Because I cannot tolerate allowing M to scream and scream, and that is what he does.  If he does it at 7:00 p.m., he will do it at 4:00 a.m.  And if I'm going to have to be awake at 4:00 a.m., I'd prefer to nurse him and get him quickly back to sleep rather than lock myself in my bathroom to not have to endure his screaming (and then have to deal with cranky hubby who also had to listen to M scream, and possibly cranky G and N, who might awaken due to M's screaming.)

Because I hate pumping.  Because M will not take a bottle.  Twelve months of age is a little late to be introducing a bottle.  And the boy won't accept cow's milk as a substitute.  I'm continuing to offer it but he rejects it every time.

Because I only know of like 1 other lady who has 3 children the same or similar age and spacing as mine, who also breastfed and didn't have caboodles of opportunities to get away.  Otherwise we're comparing apples and oranges.  All moms have it hard, but unless you're situation is pretty darn close to mine, I'm not sure you totally get where I'm comin' from.  

I just want to vent.  I just want someone to reassure me that one day soon M will sleep better.  And I will sleep better.  And I won't end up pregnant one month after he starts sleeping through the night and then be all fatigued and pukey (which is what happened when G started sleeping better).

And I think that is the toughest part of this and why I am so flipping worn-out.....I didn't get a break between G and M.  I did pregnancy, birth, breastfeeding and rolled right into another pregnancy, birth and breastfeeding.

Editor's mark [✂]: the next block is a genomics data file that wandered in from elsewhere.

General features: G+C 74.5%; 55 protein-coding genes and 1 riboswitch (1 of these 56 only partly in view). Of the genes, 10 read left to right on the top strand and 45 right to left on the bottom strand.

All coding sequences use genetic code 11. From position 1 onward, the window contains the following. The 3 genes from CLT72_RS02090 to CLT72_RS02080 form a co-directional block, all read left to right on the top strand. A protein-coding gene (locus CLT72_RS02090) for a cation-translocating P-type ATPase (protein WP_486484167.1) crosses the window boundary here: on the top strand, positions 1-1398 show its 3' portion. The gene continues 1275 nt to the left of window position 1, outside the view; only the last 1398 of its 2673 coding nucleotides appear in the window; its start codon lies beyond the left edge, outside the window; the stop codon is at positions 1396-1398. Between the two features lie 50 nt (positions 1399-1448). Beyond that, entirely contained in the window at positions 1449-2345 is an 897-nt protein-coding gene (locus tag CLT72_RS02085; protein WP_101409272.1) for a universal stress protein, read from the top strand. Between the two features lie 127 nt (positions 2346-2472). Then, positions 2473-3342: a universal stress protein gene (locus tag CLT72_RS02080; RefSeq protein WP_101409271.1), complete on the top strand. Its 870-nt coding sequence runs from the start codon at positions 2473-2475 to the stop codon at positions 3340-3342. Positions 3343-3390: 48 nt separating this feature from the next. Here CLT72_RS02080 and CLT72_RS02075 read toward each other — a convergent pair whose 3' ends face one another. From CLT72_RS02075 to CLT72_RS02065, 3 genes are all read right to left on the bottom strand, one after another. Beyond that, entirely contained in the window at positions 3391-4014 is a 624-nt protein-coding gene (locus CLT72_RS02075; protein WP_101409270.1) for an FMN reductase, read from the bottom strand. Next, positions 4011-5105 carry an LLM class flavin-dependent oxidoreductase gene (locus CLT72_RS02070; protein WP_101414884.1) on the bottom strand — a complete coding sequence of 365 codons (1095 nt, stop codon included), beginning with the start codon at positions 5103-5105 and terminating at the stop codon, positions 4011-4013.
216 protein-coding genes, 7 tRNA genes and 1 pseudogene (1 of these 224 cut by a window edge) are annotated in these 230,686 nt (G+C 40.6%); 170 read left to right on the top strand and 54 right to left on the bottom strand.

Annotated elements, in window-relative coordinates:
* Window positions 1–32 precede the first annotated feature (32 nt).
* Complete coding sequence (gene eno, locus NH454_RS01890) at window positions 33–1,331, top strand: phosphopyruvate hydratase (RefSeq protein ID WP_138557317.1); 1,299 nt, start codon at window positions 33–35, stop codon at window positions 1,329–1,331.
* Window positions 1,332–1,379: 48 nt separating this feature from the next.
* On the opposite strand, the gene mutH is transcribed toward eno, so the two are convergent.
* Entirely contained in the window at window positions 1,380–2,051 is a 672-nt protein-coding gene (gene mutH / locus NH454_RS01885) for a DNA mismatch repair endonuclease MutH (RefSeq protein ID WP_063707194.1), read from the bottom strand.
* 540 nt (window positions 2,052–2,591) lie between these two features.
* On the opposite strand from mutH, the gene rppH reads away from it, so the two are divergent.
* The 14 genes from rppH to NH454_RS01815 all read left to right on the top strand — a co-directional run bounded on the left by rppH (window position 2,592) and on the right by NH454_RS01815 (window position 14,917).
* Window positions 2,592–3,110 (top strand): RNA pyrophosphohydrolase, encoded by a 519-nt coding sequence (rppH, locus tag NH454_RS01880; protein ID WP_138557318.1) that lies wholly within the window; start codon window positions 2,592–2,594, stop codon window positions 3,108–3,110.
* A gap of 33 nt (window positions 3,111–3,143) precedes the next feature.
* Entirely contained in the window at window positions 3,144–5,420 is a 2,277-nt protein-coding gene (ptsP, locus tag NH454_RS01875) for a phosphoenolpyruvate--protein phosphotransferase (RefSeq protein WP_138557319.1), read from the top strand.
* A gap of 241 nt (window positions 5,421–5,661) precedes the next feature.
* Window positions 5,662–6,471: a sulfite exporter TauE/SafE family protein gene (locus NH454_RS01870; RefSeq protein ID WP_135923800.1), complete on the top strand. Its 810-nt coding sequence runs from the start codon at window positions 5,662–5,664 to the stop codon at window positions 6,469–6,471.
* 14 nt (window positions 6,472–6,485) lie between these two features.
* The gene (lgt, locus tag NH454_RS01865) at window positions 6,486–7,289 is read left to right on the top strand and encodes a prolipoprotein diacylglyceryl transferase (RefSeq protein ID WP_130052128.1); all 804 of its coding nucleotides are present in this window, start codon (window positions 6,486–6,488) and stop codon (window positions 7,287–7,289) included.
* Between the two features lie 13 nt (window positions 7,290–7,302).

And anyone who knows me at all knows I have never been a fan of the 2-year or less spacing and never, ever would have done this to myself if I'd had any say in the matter. I said I just gotta roll on.

Friday, October 15, 2010

Is that Harry Potter?

Ok, dumb joke.

M's scar won't be that bad......

Can't believe it took almost 7 years for this to happen....

This afternoon, I was trying to get the kids ready to take a walk through the neighborhood.  Now that it is getting dark at 7:30, our days of playing outside after supper are coming to an end.

And, of course, in the 12.75 seconds I was not paying attention, G managed to shove M's head into the corner of the stair (where there is no carpet), cutting a vertical gash over his eye.

M cried really, really hard for a very short time and settled easily, but I took him to urgent care anyway because the cut was vertical, deeper than I felt comfortable with just leaving alone, and right over his eye.  (And why, by the way, does this kinda junk happen at 5:01 pm after the doctor's offices have closed?)

The doctor cleaned him up and closed the laceration with Dermabond.  M will have a scar.  His first of many given to him by his terror of an older brother.

I know this will be the first of many encounters my boys will have with Dermabond, sutures and scars.

Thursday, October 14, 2010

Two weeks shy of 13

On Nov 1, D and I will celebrate 13 years of wedded togetherness.  I would be insane to call it bliss.  Not that our marriage isn't good.  But bliss simply has never registered with me.

Neither has the idea of soulmates.  Maybe I have read too many interviews with celebrities like Melanie Griffith who have had numerous marriages to their soulmates?   Maybe she and others use the term more loosely than I do?

Yesterday I checked out to read about the separations of the Cox/Arquette and Aquilera/Bratman duos.  I'm not surprised, nor am I upset.  I don't know what I would call that sinking feeling upon hearing that any married couple is splitting up, either temporarily or forever.  Disappointment?